However, the science of learning shows us that making mistakes is actually an essential part of learning. For example, the first time we get on a bike we don’t all learn to ride right away, we get better by practicing. Making mistakes is essential to the learning process and it also applies to academic learning.

If individuals are being pressured to succeed it may inhibit learning. Research has shown that some students learn and perform better when they are told failure is a normal and expected part of learning. This may be because feeling less pressure leads to better performance.

Additionally, when errors are emphasized, learners will usually focus more on those errors rather than what they should be learning.

5) The brain requires novelty

When your learners are exceptionally bored it impacts their ability to learn by killing their attention span and willpower. Some instructors feel that by being repetitive with learning material students will grasp concepts easier, after all “practice makes perfect”. It actually turns out what the brain really craves is novelty.

Novelty is the state of being exposed to new ideas, experiences, and things. When we are in this state it releases dopamine, a neurochemical, that is part of the pleasure center in our brains. Dopamine actually plays a huge role in the motivation for learning.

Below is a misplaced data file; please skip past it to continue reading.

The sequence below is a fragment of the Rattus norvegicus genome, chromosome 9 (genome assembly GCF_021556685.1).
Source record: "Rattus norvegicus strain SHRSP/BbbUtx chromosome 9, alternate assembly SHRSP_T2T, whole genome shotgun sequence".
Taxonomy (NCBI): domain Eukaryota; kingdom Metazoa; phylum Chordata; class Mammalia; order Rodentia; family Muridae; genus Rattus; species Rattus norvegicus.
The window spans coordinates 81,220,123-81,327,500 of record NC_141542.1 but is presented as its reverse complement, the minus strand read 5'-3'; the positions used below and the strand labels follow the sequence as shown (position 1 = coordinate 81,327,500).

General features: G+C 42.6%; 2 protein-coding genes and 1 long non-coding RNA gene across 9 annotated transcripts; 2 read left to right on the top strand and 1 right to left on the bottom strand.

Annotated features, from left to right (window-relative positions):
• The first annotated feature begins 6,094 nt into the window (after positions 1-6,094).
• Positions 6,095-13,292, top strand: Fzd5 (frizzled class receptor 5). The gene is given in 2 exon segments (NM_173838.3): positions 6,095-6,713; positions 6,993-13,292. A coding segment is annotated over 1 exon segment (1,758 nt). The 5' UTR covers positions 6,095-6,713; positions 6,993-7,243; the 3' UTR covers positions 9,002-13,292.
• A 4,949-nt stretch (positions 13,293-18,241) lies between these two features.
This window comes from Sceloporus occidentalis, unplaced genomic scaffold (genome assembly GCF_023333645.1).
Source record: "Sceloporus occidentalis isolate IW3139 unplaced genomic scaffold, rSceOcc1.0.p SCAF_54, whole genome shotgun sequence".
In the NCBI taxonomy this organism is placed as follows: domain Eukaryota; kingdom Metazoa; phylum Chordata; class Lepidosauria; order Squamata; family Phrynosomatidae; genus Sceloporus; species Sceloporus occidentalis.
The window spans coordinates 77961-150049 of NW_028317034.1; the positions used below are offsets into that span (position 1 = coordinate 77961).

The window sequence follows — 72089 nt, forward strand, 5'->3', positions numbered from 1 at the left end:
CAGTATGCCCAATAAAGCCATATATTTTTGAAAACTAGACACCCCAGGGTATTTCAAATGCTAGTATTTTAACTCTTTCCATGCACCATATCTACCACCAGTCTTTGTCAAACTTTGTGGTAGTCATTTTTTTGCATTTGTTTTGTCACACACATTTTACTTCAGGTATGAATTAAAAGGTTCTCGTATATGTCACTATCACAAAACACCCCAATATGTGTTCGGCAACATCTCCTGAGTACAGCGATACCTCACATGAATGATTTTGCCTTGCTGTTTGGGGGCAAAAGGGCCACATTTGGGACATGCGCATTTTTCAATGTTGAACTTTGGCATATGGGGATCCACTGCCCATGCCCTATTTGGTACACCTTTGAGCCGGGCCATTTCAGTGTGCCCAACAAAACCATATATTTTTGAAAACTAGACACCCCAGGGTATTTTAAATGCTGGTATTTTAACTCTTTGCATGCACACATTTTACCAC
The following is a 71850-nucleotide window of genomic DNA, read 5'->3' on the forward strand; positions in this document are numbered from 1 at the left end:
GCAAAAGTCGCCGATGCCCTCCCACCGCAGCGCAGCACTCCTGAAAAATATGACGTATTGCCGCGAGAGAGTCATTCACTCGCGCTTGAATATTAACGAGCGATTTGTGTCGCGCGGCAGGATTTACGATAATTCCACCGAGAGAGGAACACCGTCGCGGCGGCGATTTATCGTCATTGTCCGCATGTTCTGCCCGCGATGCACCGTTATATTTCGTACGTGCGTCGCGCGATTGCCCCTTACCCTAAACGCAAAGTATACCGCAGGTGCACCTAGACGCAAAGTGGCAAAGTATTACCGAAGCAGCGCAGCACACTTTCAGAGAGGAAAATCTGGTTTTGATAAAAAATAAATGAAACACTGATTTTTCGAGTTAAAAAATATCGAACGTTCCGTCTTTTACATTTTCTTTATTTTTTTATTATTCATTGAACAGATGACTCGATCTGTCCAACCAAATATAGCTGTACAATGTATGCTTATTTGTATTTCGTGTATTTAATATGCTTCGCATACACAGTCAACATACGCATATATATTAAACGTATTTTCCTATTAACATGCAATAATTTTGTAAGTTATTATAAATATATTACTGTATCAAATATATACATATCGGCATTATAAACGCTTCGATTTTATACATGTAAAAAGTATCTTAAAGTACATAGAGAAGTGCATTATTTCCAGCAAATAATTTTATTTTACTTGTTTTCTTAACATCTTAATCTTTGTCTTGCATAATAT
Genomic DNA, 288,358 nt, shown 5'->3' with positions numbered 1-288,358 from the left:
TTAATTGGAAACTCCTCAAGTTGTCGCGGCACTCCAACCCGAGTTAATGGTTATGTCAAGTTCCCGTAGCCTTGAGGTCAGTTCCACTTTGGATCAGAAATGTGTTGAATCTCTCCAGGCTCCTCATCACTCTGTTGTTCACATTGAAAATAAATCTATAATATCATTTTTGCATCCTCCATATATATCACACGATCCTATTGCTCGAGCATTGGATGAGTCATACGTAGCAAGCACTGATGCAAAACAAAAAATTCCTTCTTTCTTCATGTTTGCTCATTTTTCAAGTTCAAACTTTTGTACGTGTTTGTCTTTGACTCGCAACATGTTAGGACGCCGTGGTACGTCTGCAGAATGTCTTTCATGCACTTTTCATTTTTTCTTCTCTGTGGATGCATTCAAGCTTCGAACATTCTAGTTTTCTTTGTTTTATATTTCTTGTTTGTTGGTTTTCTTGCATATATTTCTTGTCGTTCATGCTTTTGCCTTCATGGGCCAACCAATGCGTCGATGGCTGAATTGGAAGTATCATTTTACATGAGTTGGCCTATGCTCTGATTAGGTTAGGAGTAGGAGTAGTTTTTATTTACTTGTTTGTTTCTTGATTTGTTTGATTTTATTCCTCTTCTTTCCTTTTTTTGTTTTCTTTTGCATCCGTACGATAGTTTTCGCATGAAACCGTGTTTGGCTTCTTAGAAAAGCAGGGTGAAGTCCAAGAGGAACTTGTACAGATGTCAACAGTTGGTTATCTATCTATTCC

When the receptors are activated when we are learning, it gives us a rewarding feeling. Practicing new things we have learned will definitely help us be progressive, but doing that same practice in new ways can help us improve learning outcomes and success. 

6) Learning happens best through teaching others

Teaching others something you have learned is one of the most effective study methods. In fact there is a highly effective study technique designed on this principle, called the Feynman Technique. This technique proposes when learning a new skill or studying for an exam, learners write about their topic as if they were teaching someone else, even a child.

The concept of figuring out how to explain something complex, briefly using non-jargon language helps consolidate the learning that is already there and it will help identify any knowledge gaps. 

7) Our brain functions on the “use it or lose it” principle 

Our brains are constantly building and reconditioning neural pathways. The pathways that are used the most usually get well-established and stronger. The pathways that are not used get built over.

This is the reason a language you have learned isn’t as fluid when you do not use it or why it may take you a while to work out a math equation you have not done in a while. When it comes to the brain, the saying “if you don’t use it, you lose it”, definitely applies.

A good concept to utilize is spaced repetition. The idea to space out learning and repeat something just before you would have forgotten it, is a great way to optimize learning and remembering.

Understanding your learners is one of the most important ways to ensure your online training courses are effective. Building on the principles of learning will keep you focused on what activities will enhance the online learning experience and what may not have much effect.

SkyPrep is a particularly effective tool for learning. To learn more, request a call and one of our specialists will be with you shortly.